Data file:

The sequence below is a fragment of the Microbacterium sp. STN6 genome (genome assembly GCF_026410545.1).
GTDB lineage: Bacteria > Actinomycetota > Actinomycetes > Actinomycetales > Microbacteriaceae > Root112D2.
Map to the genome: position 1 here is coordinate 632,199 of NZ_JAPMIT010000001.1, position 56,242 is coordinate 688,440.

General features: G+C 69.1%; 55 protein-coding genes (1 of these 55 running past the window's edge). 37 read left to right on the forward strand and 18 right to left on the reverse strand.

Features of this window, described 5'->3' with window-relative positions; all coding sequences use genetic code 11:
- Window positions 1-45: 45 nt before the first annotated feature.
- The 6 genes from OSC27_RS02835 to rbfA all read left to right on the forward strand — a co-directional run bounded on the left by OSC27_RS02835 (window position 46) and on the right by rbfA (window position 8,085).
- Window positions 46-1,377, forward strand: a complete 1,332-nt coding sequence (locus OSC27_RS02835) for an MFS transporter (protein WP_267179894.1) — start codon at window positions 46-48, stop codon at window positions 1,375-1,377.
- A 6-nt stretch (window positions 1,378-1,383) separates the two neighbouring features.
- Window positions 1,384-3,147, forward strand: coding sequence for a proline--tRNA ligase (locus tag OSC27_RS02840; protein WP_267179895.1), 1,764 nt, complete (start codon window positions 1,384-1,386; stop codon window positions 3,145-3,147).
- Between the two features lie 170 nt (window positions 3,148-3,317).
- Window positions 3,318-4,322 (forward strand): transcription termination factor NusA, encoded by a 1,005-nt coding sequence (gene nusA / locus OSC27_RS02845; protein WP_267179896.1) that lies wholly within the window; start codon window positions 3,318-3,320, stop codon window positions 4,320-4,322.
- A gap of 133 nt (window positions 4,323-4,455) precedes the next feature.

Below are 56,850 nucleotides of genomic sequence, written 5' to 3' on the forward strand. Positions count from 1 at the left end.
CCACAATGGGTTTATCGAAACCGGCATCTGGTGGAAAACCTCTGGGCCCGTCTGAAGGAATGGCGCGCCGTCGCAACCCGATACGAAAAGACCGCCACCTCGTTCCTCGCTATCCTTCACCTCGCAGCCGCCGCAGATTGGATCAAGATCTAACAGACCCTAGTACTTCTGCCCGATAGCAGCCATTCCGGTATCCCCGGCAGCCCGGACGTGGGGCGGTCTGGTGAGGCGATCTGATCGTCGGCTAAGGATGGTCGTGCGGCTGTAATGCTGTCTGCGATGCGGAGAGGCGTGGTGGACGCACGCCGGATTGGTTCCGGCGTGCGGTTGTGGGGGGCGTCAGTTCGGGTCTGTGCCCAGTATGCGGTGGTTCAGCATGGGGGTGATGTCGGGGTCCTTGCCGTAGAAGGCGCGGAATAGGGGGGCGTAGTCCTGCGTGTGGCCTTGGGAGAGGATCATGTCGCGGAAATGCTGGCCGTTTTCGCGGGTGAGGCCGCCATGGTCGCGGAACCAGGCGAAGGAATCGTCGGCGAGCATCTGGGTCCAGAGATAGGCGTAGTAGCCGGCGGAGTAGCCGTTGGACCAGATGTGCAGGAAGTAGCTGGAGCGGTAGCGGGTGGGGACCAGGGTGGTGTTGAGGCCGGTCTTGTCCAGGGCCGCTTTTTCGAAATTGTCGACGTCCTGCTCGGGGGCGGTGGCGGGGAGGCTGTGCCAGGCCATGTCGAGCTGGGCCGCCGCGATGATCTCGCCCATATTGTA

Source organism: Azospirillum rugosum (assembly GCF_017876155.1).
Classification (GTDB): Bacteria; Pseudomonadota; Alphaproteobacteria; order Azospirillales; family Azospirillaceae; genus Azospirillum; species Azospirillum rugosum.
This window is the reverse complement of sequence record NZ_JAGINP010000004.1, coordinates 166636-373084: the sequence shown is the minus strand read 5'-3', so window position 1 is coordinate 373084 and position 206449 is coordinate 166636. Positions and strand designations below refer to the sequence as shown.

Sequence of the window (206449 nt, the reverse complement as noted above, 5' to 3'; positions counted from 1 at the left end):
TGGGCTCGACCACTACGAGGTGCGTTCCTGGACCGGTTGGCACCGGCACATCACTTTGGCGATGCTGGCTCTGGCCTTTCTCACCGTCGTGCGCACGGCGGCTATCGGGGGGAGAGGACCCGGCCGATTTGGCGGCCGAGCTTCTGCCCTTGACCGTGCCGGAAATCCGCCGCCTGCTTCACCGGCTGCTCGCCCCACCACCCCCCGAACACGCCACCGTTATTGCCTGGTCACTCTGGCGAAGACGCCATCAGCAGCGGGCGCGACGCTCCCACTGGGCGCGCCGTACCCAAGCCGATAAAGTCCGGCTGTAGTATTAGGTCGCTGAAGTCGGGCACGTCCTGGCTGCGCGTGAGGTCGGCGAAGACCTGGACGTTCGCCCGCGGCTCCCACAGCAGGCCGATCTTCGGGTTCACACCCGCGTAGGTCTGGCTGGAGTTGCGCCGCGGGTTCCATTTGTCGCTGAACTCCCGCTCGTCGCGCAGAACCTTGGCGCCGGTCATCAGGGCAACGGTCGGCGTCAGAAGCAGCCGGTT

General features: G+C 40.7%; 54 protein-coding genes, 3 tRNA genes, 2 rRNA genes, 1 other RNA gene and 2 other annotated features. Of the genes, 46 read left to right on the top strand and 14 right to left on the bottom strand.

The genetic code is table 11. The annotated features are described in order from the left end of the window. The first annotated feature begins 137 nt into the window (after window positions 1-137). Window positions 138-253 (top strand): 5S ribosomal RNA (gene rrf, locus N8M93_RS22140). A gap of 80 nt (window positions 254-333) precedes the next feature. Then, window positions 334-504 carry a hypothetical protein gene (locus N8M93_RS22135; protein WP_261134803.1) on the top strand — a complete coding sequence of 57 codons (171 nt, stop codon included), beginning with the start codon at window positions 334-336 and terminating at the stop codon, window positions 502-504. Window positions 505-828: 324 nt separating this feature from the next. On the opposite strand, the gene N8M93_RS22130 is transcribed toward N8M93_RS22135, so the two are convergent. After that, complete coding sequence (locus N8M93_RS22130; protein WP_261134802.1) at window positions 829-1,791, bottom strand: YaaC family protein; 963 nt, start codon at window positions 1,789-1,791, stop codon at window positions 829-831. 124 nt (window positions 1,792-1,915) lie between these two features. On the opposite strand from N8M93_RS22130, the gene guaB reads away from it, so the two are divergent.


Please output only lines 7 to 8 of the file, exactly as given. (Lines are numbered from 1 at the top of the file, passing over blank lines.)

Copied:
- The 6 genes from OSC27_RS02835 to rbfA all read left to right on the forward strand — a co-directional run bounded on the left by OSC27_RS02835 (window position 46) and on the right by rbfA (window position 8,085).
- Window positions 46-1,377, forward strand: a complete 1,332-nt coding sequence (locus OSC27_RS02835) for an MFS transporter (protein WP_267179894.1) — start codon at window positions 46-48, stop codon at window positions 1,375-1,377.